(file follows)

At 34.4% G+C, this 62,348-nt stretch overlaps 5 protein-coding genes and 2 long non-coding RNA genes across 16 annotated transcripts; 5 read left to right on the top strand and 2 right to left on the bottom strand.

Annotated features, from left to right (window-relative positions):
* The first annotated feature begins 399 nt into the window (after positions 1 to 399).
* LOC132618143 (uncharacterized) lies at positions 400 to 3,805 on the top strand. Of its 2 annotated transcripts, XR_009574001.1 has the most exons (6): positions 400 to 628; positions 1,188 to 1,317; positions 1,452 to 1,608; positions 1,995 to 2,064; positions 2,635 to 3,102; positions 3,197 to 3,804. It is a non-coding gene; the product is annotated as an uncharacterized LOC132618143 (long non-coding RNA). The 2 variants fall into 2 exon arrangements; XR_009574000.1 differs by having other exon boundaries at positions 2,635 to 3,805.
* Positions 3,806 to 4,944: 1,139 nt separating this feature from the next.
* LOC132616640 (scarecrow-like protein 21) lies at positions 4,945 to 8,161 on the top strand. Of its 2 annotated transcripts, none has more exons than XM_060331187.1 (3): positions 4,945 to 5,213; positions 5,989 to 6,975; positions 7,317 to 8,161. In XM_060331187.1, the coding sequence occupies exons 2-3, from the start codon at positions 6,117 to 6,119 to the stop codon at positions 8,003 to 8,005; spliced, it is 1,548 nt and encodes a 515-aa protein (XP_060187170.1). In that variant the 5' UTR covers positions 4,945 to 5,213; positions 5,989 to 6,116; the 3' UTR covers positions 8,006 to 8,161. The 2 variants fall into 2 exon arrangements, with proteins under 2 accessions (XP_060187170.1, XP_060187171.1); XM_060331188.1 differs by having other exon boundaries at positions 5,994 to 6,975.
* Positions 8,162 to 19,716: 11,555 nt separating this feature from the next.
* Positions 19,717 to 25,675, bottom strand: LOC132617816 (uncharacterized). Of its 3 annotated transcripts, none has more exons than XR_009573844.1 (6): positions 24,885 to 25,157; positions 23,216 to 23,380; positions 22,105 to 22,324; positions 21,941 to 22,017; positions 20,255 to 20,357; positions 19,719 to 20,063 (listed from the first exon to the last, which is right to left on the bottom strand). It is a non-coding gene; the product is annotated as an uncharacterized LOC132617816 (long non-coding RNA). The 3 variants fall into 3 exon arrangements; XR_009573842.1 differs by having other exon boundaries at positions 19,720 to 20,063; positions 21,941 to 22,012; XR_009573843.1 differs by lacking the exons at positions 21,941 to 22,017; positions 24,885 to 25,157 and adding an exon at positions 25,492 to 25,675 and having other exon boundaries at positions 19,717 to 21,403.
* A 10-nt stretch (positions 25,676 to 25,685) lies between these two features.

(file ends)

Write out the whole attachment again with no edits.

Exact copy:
At 34.4% G+C, this 62,348-nt stretch overlaps 5 protein-coding genes and 2 long non-coding RNA genes across 16 annotated transcripts; 5 read left to right on the top strand and 2 right to left on the bottom strand.

Annotated features, from left to right (window-relative positions):
* The first annotated feature begins 399 nt into the window (after positions 1 to 399).
* LOC132618143 (uncharacterized) lies at positions 400 to 3,805 on the top strand. Of its 2 annotated transcripts, XR_009574001.1 has the most exons (6): positions 400 to 628; positions 1,188 to 1,317; positions 1,452 to 1,608; positions 1,995 to 2,064; positions 2,635 to 3,102; positions 3,197 to 3,804. It is a non-coding gene; the product is annotated as an uncharacterized LOC132618143 (long non-coding RNA). The 2 variants fall into 2 exon arrangements; XR_009574000.1 differs by having other exon boundaries at positions 2,635 to 3,805.
* Positions 3,806 to 4,944: 1,139 nt separating this feature from the next.
* LOC132616640 (scarecrow-like protein 21) lies at positions 4,945 to 8,161 on the top strand. Of its 2 annotated transcripts, none has more exons than XM_060331187.1 (3): positions 4,945 to 5,213; positions 5,989 to 6,975; positions 7,317 to 8,161. In XM_060331187.1, the coding sequence occupies exons 2-3, from the start codon at positions 6,117 to 6,119 to the stop codon at positions 8,003 to 8,005; spliced, it is 1,548 nt and encodes a 515-aa protein (XP_060187170.1). In that variant the 5' UTR covers positions 4,945 to 5,213; positions 5,989 to 6,116; the 3' UTR covers positions 8,006 to 8,161. The 2 variants fall into 2 exon arrangements, with proteins under 2 accessions (XP_060187170.1, XP_060187171.1); XM_060331188.1 differs by having other exon boundaries at positions 5,994 to 6,975.
* Positions 8,162 to 19,716: 11,555 nt separating this feature from the next.
* Positions 19,717 to 25,675, bottom strand: LOC132617816 (uncharacterized). Of its 3 annotated transcripts, none has more exons than XR_009573844.1 (6): positions 24,885 to 25,157; positions 23,216 to 23,380; positions 22,105 to 22,324; positions 21,941 to 22,017; positions 20,255 to 20,357; positions 19,719 to 20,063 (listed from the first exon to the last, which is right to left on the bottom strand). It is a non-coding gene; the product is annotated as an uncharacterized LOC132617816 (long non-coding RNA). The 3 variants fall into 3 exon arrangements; XR_009573842.1 differs by having other exon boundaries at positions 19,720 to 20,063; positions 21,941 to 22,012; XR_009573843.1 differs by lacking the exons at positions 21,941 to 22,017; positions 24,885 to 25,157 and adding an exon at positions 25,492 to 25,675 and having other exon boundaries at positions 19,717 to 21,403.
* A 10-nt stretch (positions 25,676 to 25,685) lies between these two features.